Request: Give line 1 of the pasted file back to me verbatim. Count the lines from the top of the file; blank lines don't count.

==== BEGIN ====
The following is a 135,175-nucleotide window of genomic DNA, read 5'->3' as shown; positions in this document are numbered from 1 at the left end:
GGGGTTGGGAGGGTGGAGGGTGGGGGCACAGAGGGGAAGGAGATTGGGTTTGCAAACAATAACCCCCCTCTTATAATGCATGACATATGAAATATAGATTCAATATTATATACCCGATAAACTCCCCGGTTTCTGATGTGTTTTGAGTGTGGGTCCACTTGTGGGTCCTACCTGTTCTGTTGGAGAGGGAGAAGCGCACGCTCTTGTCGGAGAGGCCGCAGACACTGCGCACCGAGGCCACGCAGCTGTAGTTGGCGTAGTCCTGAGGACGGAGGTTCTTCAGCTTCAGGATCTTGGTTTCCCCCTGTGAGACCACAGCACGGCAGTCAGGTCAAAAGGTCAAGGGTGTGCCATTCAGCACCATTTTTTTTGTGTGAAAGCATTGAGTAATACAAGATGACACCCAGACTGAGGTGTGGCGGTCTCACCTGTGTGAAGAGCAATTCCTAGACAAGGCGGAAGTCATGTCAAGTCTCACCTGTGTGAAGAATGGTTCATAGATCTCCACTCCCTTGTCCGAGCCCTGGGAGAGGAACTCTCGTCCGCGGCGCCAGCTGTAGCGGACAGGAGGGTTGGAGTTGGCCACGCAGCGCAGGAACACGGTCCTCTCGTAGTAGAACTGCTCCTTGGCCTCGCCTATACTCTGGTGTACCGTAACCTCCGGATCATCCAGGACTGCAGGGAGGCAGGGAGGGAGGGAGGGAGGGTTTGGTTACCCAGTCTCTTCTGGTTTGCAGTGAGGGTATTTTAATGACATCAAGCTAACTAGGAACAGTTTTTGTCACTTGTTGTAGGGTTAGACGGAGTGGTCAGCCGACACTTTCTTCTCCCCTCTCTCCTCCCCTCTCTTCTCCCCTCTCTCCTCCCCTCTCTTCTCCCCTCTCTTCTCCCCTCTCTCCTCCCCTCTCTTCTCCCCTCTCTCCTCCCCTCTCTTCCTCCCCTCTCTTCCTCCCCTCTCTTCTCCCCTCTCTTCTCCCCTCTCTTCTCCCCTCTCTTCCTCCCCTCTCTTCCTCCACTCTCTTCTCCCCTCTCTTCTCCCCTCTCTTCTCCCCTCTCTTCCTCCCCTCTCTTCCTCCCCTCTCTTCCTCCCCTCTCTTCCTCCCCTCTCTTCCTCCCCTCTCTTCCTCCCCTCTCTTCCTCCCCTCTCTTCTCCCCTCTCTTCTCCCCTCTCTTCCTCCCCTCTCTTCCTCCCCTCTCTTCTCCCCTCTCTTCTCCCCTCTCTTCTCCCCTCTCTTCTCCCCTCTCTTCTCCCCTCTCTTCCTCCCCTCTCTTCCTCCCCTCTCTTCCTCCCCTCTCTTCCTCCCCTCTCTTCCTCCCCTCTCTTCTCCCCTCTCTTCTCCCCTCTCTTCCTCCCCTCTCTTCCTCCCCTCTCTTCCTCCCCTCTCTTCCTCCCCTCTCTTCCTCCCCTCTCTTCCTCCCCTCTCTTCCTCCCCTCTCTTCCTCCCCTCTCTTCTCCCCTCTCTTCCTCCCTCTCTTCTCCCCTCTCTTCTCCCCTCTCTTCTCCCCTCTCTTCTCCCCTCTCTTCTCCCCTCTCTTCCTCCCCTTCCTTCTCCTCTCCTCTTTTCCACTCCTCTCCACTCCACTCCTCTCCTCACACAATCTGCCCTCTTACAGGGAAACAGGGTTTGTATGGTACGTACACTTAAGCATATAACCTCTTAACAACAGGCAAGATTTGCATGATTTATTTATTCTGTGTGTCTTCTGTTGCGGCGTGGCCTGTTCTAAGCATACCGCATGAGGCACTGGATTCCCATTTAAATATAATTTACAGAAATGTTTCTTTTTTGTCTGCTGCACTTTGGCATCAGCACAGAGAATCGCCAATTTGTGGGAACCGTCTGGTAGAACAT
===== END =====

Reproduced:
The following is a 135,175-nucleotide window of genomic DNA, read 5'->3' as shown; positions in this document are numbered from 1 at the left end: